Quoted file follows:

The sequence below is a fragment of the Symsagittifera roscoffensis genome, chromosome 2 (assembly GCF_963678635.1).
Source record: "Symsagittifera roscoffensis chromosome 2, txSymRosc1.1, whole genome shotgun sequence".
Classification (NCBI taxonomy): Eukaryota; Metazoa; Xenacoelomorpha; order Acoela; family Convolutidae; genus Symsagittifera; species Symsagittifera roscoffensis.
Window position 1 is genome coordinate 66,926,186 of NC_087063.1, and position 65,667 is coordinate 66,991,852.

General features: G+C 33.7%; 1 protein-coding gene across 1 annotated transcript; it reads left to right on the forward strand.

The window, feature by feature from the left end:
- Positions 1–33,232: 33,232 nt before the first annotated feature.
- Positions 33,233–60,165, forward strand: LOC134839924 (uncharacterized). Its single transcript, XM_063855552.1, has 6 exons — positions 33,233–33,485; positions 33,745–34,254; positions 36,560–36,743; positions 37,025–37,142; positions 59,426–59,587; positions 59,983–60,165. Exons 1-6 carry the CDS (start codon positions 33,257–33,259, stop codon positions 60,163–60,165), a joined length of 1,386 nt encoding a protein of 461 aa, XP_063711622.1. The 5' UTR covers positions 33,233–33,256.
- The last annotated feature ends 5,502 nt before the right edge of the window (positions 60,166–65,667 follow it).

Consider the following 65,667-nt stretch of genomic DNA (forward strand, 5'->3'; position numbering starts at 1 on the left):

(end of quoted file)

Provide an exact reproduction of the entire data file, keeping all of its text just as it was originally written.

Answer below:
The sequence below is a fragment of the Symsagittifera roscoffensis genome, chromosome 2 (assembly GCF_963678635.1).
Source record: "Symsagittifera roscoffensis chromosome 2, txSymRosc1.1, whole genome shotgun sequence".
Classification (NCBI taxonomy): Eukaryota; Metazoa; Xenacoelomorpha; order Acoela; family Convolutidae; genus Symsagittifera; species Symsagittifera roscoffensis.
Window position 1 is genome coordinate 66,926,186 of NC_087063.1, and position 65,667 is coordinate 66,991,852.

General features: G+C 33.7%; 1 protein-coding gene across 1 annotated transcript; it reads left to right on the forward strand.

The window, feature by feature from the left end:
- Positions 1–33,232: 33,232 nt before the first annotated feature.
- Positions 33,233–60,165, forward strand: LOC134839924 (uncharacterized). Its single transcript, XM_063855552.1, has 6 exons — positions 33,233–33,485; positions 33,745–34,254; positions 36,560–36,743; positions 37,025–37,142; positions 59,426–59,587; positions 59,983–60,165. Exons 1-6 carry the CDS (start codon positions 33,257–33,259, stop codon positions 60,163–60,165), a joined length of 1,386 nt encoding a protein of 461 aa, XP_063711622.1. The 5' UTR covers positions 33,233–33,256.
- The last annotated feature ends 5,502 nt before the right edge of the window (positions 60,166–65,667 follow it).

Consider the following 65,667-nt stretch of genomic DNA (forward strand, 5'->3'; position numbering starts at 1 on the left):